Loosing My Grandmother

Monday, April 9, 2018
It has been eleven months since I lost my beloved grandmother.  A days doesn't go by that I don't think of her, miss her and hope that this is all a nightmare that I am trapped in.  I can remember everything so clearly and it plain old sucks.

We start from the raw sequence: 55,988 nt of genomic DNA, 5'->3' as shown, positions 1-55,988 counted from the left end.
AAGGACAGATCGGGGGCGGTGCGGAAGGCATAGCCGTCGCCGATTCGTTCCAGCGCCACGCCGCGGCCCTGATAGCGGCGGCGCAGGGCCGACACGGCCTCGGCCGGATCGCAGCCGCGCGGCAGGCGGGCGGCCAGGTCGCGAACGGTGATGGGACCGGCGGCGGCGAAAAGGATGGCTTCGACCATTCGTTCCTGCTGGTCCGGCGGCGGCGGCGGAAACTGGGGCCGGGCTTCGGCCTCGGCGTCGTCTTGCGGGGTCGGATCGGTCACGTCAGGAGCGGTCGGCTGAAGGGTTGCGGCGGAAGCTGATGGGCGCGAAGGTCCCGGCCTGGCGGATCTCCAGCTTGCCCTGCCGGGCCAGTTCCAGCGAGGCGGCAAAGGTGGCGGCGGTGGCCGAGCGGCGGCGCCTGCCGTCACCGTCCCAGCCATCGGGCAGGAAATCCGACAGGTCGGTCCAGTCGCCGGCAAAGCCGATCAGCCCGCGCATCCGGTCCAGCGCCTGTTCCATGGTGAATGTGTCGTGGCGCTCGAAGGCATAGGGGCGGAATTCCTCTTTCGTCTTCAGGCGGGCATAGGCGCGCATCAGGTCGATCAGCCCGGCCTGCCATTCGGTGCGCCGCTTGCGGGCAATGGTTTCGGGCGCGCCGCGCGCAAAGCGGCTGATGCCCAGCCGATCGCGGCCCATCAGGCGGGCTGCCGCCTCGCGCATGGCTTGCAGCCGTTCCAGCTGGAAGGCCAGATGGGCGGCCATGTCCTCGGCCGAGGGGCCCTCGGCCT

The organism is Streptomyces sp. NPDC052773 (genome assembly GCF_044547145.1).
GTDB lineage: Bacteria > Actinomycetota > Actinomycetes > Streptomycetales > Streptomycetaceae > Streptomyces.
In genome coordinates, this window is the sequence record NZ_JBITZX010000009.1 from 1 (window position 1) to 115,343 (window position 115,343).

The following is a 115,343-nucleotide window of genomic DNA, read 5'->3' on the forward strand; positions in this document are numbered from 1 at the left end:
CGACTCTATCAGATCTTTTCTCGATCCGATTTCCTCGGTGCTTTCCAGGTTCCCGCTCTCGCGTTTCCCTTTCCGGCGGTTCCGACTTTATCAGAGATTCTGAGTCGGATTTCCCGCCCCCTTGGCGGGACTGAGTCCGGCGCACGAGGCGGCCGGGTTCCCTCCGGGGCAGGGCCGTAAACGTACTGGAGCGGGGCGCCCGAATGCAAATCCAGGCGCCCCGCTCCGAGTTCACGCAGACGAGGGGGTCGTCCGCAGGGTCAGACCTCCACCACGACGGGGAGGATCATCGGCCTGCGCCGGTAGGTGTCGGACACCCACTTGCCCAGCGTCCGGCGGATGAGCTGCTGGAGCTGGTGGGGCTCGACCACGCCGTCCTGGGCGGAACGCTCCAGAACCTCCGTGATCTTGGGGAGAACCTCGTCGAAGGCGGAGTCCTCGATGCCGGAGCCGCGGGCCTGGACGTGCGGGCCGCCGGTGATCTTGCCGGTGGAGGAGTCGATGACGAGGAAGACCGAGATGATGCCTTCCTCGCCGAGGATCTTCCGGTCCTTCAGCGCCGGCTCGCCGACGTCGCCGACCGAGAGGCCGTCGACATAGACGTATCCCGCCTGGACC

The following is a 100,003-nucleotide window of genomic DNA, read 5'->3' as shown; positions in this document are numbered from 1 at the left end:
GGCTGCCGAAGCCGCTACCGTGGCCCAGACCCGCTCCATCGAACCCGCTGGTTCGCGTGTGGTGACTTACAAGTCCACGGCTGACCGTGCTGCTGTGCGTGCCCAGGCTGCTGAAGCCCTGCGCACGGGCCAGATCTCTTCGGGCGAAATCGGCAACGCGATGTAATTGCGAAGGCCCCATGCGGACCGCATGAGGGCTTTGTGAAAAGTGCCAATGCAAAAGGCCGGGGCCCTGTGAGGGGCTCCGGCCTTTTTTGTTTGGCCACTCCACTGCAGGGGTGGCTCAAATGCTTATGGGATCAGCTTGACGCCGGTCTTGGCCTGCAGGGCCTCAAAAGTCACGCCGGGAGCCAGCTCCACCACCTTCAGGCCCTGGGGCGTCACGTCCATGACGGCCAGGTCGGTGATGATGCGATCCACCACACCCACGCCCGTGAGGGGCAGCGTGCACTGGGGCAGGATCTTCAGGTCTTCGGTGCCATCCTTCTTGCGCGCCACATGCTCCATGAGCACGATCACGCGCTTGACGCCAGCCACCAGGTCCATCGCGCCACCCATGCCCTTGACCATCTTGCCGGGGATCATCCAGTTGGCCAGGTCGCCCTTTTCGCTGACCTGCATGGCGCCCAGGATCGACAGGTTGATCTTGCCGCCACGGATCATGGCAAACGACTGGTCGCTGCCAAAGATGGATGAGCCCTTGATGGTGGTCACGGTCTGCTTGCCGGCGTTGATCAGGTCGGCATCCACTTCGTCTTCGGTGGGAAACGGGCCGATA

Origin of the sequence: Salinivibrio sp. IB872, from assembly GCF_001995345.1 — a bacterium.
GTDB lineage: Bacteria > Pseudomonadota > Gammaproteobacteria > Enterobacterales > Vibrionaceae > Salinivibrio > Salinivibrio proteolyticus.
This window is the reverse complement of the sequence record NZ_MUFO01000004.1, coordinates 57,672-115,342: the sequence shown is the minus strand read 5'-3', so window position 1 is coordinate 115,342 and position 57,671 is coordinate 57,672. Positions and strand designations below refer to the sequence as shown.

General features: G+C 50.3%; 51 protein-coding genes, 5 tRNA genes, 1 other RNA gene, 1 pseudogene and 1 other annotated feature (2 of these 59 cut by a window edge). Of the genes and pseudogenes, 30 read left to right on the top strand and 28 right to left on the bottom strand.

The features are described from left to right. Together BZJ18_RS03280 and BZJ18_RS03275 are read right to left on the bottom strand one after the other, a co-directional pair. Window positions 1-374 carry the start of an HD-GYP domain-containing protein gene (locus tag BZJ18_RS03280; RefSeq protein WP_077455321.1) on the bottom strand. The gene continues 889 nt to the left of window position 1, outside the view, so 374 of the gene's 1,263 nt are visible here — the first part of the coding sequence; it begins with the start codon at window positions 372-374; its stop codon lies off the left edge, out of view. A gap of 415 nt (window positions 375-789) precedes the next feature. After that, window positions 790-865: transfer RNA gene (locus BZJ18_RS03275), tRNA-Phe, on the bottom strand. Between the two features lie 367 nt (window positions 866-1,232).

May 10th, 2017, I had my last visit with my grandma.  I went up there to see her, we had pizza and talked.  She was excited that I had made a mixed berry pie for her.  Infact it was one of the first things that she had asked about when I got up there.  She was doing okay that day.  I had woken her up from a nap when I arrived.  She ended up taking another nap when I was there.  I can remember watching her sleeping in her chair, thinking that she was dying.  I shook that thought my head, as I figured I was just being paranoid.  After she woke up we continued our visit.  When I left she told me that she would see me on Saturday and was looking forward to a BBQ hamburger that my dad would be making.  I gave her a hug and she told me how much she loved me and my son.  I knew then and there I was never going to see her again, even though she told me that she would see me in a couple of days.  I hoped and prayed that I was wrong.  I can remember getting off of the free way exit for home and I broke down crying.